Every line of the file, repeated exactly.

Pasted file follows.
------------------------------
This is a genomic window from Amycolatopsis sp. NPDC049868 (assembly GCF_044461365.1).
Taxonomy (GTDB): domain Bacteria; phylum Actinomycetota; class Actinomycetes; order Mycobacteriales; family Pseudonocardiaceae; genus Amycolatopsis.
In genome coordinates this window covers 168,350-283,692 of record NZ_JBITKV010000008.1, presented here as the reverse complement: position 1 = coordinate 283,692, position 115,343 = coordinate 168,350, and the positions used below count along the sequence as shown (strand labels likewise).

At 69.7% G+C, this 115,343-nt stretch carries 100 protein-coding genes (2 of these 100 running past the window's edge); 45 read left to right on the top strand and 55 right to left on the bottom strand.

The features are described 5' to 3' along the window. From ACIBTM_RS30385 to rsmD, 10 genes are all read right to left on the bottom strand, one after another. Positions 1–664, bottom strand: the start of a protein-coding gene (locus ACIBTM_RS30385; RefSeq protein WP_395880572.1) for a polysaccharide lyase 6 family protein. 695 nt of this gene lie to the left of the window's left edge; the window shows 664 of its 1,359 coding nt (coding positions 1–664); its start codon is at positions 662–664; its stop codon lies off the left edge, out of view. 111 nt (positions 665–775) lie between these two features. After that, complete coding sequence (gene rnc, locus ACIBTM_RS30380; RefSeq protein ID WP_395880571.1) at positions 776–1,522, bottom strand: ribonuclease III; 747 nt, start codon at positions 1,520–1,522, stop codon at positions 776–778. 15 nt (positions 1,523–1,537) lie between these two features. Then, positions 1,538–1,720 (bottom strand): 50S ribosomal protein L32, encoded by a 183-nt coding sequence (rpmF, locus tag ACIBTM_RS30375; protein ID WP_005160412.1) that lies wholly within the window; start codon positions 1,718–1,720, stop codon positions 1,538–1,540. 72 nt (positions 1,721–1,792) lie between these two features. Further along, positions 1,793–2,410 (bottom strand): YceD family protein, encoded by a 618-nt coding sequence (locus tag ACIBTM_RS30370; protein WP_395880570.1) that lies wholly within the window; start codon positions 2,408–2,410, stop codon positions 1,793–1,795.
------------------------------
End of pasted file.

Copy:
This is a genomic window from Amycolatopsis sp. NPDC049868 (assembly GCF_044461365.1).
Taxonomy (GTDB): domain Bacteria; phylum Actinomycetota; class Actinomycetes; order Mycobacteriales; family Pseudonocardiaceae; genus Amycolatopsis.
In genome coordinates this window covers 168,350-283,692 of record NZ_JBITKV010000008.1, presented here as the reverse complement: position 1 = coordinate 283,692, position 115,343 = coordinate 168,350, and the positions used below count along the sequence as shown (strand labels likewise).

At 69.7% G+C, this 115,343-nt stretch carries 100 protein-coding genes (2 of these 100 running past the window's edge); 45 read left to right on the top strand and 55 right to left on the bottom strand.

The features are described 5' to 3' along the window. From ACIBTM_RS30385 to rsmD, 10 genes are all read right to left on the bottom strand, one after another. Positions 1–664, bottom strand: the start of a protein-coding gene (locus ACIBTM_RS30385; RefSeq protein WP_395880572.1) for a polysaccharide lyase 6 family protein. 695 nt of this gene lie to the left of the window's left edge; the window shows 664 of its 1,359 coding nt (coding positions 1–664); its start codon is at positions 662–664; its stop codon lies off the left edge, out of view. 111 nt (positions 665–775) lie between these two features. After that, complete coding sequence (gene rnc, locus ACIBTM_RS30380; RefSeq protein ID WP_395880571.1) at positions 776–1,522, bottom strand: ribonuclease III; 747 nt, start codon at positions 1,520–1,522, stop codon at positions 776–778. 15 nt (positions 1,523–1,537) lie between these two features. Then, positions 1,538–1,720 (bottom strand): 50S ribosomal protein L32, encoded by a 183-nt coding sequence (rpmF, locus tag ACIBTM_RS30375; protein ID WP_005160412.1) that lies wholly within the window; start codon positions 1,718–1,720, stop codon positions 1,538–1,540. 72 nt (positions 1,721–1,792) lie between these two features. Further along, positions 1,793–2,410 (bottom strand): YceD family protein, encoded by a 618-nt coding sequence (locus tag ACIBTM_RS30370; protein WP_395880570.1) that lies wholly within the window; start codon positions 2,408–2,410, stop codon positions 1,793–1,795.